We were talking about the Oscar statue around the office this morning, and decided to see what it was actually made of. It turns out that the Academy Award of Merit, aka Oscar, weighs 8½ lb (including base) and is made of gold-plated Britannia metal (a type of pewter.) There is no resource anywhere on the net that tells how thick the gold plating is, so we had to do a little precious metals CSI work.

**CAUTION:** Lots of assumptions have necessarily been made, due to lack of data.

Time magazine quoted the weight of the statue *sans base* at 8 pounds in an article about the company that makes the statues. I then found the following video from the Academy of Motion Picture Arts and Sciences showing how Oscar statues are made:

So, we have three platings: copper, nickel silver and gold. Let’s work our way from the outside in, like an onion.

First, we need to figure out the dimensions of ol’ Oscar in order to calculate surface area. The Academy says he is 13.5″ high and 5.25″ wide. That gives us two of the three dimensions we need, but we need to eyeball how big he is front-to-back. I called it as 1.75″. For simplicity’s sake, we are treating him like a rectangle.

OK, we have a surface area to apply our plating to, but how thick is the plating? After much online sleuthing with no results, I decided to use the Olympic gold medal as a guide. Olympic gold metals are 60mm x 3mm, and have to have at least 6 grams of 24k gold plating. So, we take the surface area of an Olympic gold metal, divide that into the surface area of Oscar, then multiply by 6grams. This gives us 4 troy ounces of gold.

4 ozt x $1,592/ozt = $6,368 of gold.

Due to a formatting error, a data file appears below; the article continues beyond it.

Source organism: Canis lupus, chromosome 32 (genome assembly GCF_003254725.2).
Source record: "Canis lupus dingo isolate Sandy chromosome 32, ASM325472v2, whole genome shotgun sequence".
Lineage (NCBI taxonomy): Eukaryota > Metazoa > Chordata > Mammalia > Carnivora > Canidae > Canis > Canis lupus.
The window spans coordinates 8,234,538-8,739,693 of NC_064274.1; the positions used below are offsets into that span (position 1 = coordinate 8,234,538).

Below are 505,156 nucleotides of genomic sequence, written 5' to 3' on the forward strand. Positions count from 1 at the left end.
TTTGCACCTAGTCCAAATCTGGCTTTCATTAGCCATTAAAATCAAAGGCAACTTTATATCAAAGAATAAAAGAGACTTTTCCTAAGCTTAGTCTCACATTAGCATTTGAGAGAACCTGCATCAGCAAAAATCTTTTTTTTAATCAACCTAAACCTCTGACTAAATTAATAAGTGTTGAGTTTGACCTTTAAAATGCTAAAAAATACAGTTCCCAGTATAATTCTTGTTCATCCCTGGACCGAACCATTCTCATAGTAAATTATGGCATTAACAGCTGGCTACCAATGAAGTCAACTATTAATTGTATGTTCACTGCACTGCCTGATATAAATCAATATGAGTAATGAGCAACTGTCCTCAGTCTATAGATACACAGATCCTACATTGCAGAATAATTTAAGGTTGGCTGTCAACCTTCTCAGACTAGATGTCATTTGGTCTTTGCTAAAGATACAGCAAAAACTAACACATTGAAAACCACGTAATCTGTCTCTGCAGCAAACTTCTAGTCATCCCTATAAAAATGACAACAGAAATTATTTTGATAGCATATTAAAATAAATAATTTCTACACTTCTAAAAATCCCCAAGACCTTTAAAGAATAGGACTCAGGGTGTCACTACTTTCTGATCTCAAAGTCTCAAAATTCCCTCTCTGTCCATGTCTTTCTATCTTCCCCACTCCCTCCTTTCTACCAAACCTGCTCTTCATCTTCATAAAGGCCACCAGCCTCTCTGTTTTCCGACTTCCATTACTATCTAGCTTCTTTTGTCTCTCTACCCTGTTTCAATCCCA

Next is copper. With a spot price at $3.55/lb, 4 ozt = $0.97.

Now, nickel silver. This isn’t silver at all, but a pewter-like alloy of 60% copper, 20% nickel, and 20% zinc. So, 2.4 ozt of copper, and 0.8 ozt each of nickel and zinc. Convert to AVP ounces and take the spot price of each metal, and…

2.4 ozt Cu + 0.8 ozt Ni + 0.8 ozt Zi = $1.05.

Finally, the actual body of the statue, made of Britannia metal. This is composed of 92% tin, 6% antimony, and 2% copper. But how much?

We take the 12 ozt total of the three platings, convert to oz, then subtract from 8 lb. (which is 128 oz)

128 oz – (4.38 oz x3) = 114.86 oz.

So, that’s 105.6 oz of tin, 6.9 oz of antimony, and 2.3 oz of copper. That gives us:

$68.73 + $13.67 + $0.51 = $82.91 for the core of Oscar.

So, how much is the melt value of the Oscar statue?

Gold plating = $6,368.00

Silver Nickel plating = $1.05

Copper plating = $0.97

Britannia core = $82.91

_________________

$6,452.93

Of course, the question you *really* want to know is, “How much would the Oscar statue be worth if it were solid gold?”

8 lb = 128 oz = 116 troy oz

### 116 ozt x $1592 = $184,672

Dr. AculaThe Academy’s financial reports state that they pay between $800-$900 for each statue. That makes it hard to believe that the melt value is $6500. The gold plating is probably not 24k and definitely not the thickness that was used to develop this melt value.

GainesvilleCoinsYes, the Academy fiercely guards the amount of gold used on the statuettes, so I used the amount used in Olympic gold medals (6 grams over a silver core) and scaled it up. The gold plating on the Oscar is confirmed to be 24k, but I’m sure it’s far less than the proportion used in an Olympic gold medal. Regular gold plating in jewelry terms is defined as more than 7 millionths of an inch, and heavy gold plating is 100 millionths of an inch.

Obviously, I have no way to map the surface of an Academy Award in 3D then calculate the weight of a 0.0001″ gold covering, so I went with the Olympic medal “yardstick.” The $900 stated price for the Oscar includes 10 days’ labor. I’ve seen the raw materials price cited somewhere as $400. (Sorry, don’t have the link handy any more.) Given the melt price for the Britannia metal core, Oscar probably has about the same 6 grams as an Olympic medal (6 grams of gold @ $1592 = $307.) If the Oscar had the same thickness of gold as a Gold Medal, then the melt price would be as stated in the article.

This goes to show just how thin that gold plating on an Academy Award is!